Are You Prepared for Your Parents’ Retirement?

March 7, 2017

Thomas J Cooper, CFP®, CPPT profile photo
Thomas J Cooper, CFP®, CPPT
Certified Financial Planner
NAMCOA (Naples Asset Management Company®, LLC)
Mobile : 352-857-7273

From the time you were little your parents took care of you, but are you prepared to take care of them in their time of need? It’s not something any of us like to think about. But the aging process is inevitable, meaning one day your parents’ capability to manage and execute their finances appropriately will decline.

Although it may be one of the most difficult conversations to have with your parents, planning for what’s bound to happen is better than being caught off guard down the road when it does. Studies have shown that financial decision-making peaks around 53 and declines gradually there on after. This means having a conversation about the future of your parent’s finances should happen sooner rather than later (and be documented for future reference).

Losing financial independence is not something anyone wants, but is bound to happen. Make this conversation a priority even if your parents think of themselves and the task of managing their finances a burden to you.

ready for parents retirement

Make It a Family Affair

Retirement affects more than just the retiree – make a point to have a retirement plan that the whole family is a part of. As adult children, it is important to sit down and discuss your parent’s long-term plans as well as financial goals. Things to discuss in such a conversation with aging parents include:

Income and expenses

Contact information for their financial advisor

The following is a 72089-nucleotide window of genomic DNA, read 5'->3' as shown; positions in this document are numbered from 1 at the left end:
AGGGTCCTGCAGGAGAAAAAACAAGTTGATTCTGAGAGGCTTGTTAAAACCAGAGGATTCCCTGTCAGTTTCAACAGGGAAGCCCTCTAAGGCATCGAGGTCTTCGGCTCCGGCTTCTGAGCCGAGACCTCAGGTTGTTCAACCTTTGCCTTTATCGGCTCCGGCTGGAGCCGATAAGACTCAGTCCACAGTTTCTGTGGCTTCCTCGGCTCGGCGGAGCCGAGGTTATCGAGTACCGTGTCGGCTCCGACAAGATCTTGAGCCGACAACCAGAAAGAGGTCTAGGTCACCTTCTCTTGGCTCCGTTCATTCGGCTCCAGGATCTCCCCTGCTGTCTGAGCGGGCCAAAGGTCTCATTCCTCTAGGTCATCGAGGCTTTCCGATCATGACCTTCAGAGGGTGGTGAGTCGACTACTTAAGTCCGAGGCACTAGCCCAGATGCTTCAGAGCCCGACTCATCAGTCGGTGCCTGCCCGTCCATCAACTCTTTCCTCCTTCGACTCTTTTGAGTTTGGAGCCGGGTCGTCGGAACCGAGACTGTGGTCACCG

Permission to contact their financial advisor

Whereabouts of their financial records including tax returns

The majority of people will need help with their finances after entering retirement years. Fidelity Investments found that 60% of aging adults worry about burdening their families with the responsibility of their finances.

Losing your financial independence is unavoidable to an extent, so it is better to plan for the inevitable, especially when it comes to something as important as your financial future.

Healthcare Expenses

Healthcare is generally speaking the biggest retirement expense, not to mention the most difficult to plan for. When planning for retirement, which could be decades away when you begin, it is impossible to know what type of health conditions may arise that require additional funding. With such an uncertain future, it is important to have a proactive plan in which healthcare savings are included which hopefully, your parents have done.

As a child of an aging parent, make sure your discussion with your parents about health care includes:

What type of medical insurance do they have?

Do they have long-term care insurance?

Who are their doctors?

Do you have permission to speak with their doctors?

Do they have a plan for paying for at home care if the need arises?

In addition to healthcare, another important piece of the conversation should pertain to the legal documents that piece this all together.

Wills and Estate Documents

Possibly the touchiest of all family discussions is that of wills and estate documents. It is important to be aware of the type of estate planning that your parents have done and who their attorney is in case the need arises to contact them.

Conversations in regards to estate planning are some of the most important to have with an aging parent to prevent loved ones being left unaware of what the documents contain or even of their whereabouts when a parent passes away.

Getting Started

Financial conversations can be uncomfortable for everyone involved but when it comes to family and the future of your loved ones, planning for the inevitable is a necessary evil. Permission granted by Investopedia and Advisor-Stream

Author: tcooper1953

I have been helping clients pursue their financial goals since 1983. As a CFP, Trustee and a Fiduciary, it is my objective and responsibility to direct those I serve to diclose various options in planning for Income management, Tax management, Risk managment, Investment management, Retirement and Health care goals.

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